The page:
I am super grateful that my children are faithful Christians and dedicated churchgoers. I don’t attribute that to any special example that their parents set, other than that while they were living at home, we brought them to church every week. If you asked them, my guess is that they would agree with many young people that the church is too often “insipid, boring, and irrelevant.” And, by the way, it has little to do with whether a band is used in worship or video clips or anything like that–though these things can help. The reason my children are still engaged is that church provided the context in which they could build authentic relationships with “salty” Christians, that is, feisty Christians who had some flavor, some fire, who were not satisfied with the status quo but who risked their personal comfort to stand up against injustice, who viewed the church not as a social club where “we take care of our own,” but as a social movement whose purpose is to change the world.
Loving God, as children we learn to ask Why? Why is the sky blue? Why do ducks quack? Why do I have to go to bed? Why do I have to share my toys? “Why” is how we learn about our world and our place in it. God of “Why,” you have told us that unless we become like one of these little children, we will not enter your kingdom. Teach us to never stop asking Why. Teach us to never stop trusting your answer. Amen.
Prayer of Dedication
We dedicate our gifts and our lives to your holy purpose, O God. Amen.
February is discernment month for First Church Granby. Feb. 9 following worship will be our annual congregational “discernment” meeting. I think it’s great that FCCG has one meeting a year devoted to the spiritual practice of discernment. There are many different approaches to discernment. You can find a number of different examples in the Bible: prayer and fasting, casting lots, consulting prophets, rituals involving sacrifice, pilgrimage. Gideon famously put fleece outside overnight to discern what God wanted him to do in battle. Moses ascended Mount Sinai to receive the 10 commandments. We won’t be doing any of these things. We will be doing prayer and conversation. But what all these have in common is the ancient human attempt to determine what God wants or what God is up to, in more formal language, “divine will.”
Divine will is a notoriously difficult thing to determine. The Bible is full of stories of individuals who claimed to know the divine will when, it turns out, they didn’t. The results are usually unpleasant. So humility is the first and most important quality to bring to discernment. The second is patience. Scripture says that “the Spirit moves where it will.” God answers in God’s good time. And sometimes the answer is silence. In which case, we might decide to sit with the question a while longer. But I want to encourage us that it is indeed possible to discern God’s deepest longing for us. I’ve experienced it. I’ve witnessed it happen in congregations. We’ll know we’ve nailed it when there is a moment of connection, joy, and release. God’s will may not be pleasant. God may not be inviting us to do something we particularly want to do. But there is joy and release knowing it’s the right thing to do. There is a deep sense of connection knowing that in the long run discerning and doing God’s will leads to abundant life in this world, and eternal life in the world to come.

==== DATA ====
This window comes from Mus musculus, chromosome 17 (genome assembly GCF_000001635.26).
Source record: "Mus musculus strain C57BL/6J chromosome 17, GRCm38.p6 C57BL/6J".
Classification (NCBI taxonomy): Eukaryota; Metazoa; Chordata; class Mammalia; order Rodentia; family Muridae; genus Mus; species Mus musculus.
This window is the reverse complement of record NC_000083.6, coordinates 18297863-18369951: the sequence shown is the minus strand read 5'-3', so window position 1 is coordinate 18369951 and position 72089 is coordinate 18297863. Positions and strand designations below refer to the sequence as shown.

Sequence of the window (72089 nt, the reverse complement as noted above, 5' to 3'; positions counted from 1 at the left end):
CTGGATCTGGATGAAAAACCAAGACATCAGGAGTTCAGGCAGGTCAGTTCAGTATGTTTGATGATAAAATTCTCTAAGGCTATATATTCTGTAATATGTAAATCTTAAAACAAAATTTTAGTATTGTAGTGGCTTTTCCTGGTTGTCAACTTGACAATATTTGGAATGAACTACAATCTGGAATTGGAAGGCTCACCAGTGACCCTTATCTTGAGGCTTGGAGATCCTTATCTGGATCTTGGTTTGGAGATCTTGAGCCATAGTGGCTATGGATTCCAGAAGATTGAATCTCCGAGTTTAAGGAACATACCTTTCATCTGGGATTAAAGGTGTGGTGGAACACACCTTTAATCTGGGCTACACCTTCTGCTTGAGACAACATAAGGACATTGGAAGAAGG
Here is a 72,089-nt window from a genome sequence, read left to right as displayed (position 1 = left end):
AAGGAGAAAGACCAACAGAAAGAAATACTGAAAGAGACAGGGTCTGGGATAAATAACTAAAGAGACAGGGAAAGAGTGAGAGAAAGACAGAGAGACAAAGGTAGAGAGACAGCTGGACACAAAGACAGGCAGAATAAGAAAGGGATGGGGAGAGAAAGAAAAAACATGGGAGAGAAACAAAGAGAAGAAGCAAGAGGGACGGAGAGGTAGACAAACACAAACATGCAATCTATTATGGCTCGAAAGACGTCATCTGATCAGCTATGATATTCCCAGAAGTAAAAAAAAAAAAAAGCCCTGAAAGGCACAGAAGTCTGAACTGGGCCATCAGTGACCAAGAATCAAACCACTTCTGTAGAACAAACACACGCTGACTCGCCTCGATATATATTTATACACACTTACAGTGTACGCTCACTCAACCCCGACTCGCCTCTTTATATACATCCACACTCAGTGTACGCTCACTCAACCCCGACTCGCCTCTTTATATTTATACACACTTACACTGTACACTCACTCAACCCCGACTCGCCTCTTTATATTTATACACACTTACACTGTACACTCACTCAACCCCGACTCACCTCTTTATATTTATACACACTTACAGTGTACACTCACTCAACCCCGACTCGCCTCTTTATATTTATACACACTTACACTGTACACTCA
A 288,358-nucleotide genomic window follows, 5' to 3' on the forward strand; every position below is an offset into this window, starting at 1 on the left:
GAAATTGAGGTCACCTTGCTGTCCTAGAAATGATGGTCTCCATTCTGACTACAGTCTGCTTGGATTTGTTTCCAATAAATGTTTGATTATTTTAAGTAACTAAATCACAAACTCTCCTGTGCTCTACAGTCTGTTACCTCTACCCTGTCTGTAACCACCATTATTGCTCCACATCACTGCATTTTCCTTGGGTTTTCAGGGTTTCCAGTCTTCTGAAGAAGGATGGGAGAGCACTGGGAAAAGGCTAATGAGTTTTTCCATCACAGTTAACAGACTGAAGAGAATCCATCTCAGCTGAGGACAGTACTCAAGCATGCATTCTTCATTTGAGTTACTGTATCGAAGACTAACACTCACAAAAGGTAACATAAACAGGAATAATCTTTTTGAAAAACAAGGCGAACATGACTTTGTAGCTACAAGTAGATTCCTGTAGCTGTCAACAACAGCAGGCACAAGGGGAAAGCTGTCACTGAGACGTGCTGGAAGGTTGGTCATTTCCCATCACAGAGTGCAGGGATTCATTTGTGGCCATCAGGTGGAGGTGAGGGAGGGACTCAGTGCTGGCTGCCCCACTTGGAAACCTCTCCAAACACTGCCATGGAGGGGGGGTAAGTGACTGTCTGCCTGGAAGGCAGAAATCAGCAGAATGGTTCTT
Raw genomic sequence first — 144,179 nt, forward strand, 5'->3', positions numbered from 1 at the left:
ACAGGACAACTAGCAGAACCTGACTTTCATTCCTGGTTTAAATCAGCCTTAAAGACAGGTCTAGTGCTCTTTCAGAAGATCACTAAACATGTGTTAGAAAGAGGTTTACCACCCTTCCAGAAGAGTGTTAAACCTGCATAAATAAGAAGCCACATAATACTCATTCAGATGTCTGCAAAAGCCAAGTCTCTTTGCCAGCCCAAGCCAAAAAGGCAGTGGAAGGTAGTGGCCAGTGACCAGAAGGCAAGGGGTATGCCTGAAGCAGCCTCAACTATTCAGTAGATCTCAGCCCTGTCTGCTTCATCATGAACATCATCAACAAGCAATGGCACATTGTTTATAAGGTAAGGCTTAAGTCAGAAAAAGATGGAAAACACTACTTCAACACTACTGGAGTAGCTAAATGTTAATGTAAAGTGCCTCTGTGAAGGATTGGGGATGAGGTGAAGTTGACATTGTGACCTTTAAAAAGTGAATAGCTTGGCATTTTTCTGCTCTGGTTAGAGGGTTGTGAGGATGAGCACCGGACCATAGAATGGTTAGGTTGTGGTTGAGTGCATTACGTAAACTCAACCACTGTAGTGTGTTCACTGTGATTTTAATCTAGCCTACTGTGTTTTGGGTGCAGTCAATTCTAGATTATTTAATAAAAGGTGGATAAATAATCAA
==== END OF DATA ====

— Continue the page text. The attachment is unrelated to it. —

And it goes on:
So don’t miss worship Feb. 9 and stay for the meeting after. Our transition coach, Claire Bamberg will be joining us and facilitating a discernment discussion on the topic of “What is Your ‘Why’?”
I spent Monday, Tuesday, and Wednesday morning this week on meditation retreat. I came home and took a nap. Why? Because sitting on the floor in silence while maintaining as still a posture as possible for 10 hours a day is, in fact, exhausting. Why do I do it? Scripture says, “Be still and know that I am God.” Humans like to move. We rush around doing this and that. But even if we’re “vegging out,” our minds jump from this thought to that thought. The practice of meditation is stilling the body and mind together to become completely still like water on a pond. It turns out that the Bible is true! I can attest that cultivating stillness does, in fact, create circumstances in which God can be encountered in a profoundly life-changing way.
When asked my purpose, I tend to say “Helping people connect to God.” How can I help people connect to God if I am not myself living out of that connection? As a personal purpose statement, “helping people connect to God” seems to work for me. Working with our transition coach, Rev. Dr. Claire Bamberg, has taught me to ask a different question, namely, what is your “Why?” I realized this week that “helping people connect to God” doesn’t answer the “why” question. Why help people connect to God? Great question!
I don’t know the answer, yet, exactly. Maybe something like this: I know the pain of being separated from one’s deepest longing. I also know the joy of connection. A world of joyful, connected people is a world I want to live in.
As a congregation articulating a “why” is vital to our future. More important than what we do is being clear why we do it. Claire will be leading us in a congregational conversation about our why. In the meantime, I strongly encourage you to watch these short videos and think about what is your “why” and what is FCC Granby’s “why.” The videos show why the question of “why” is so important.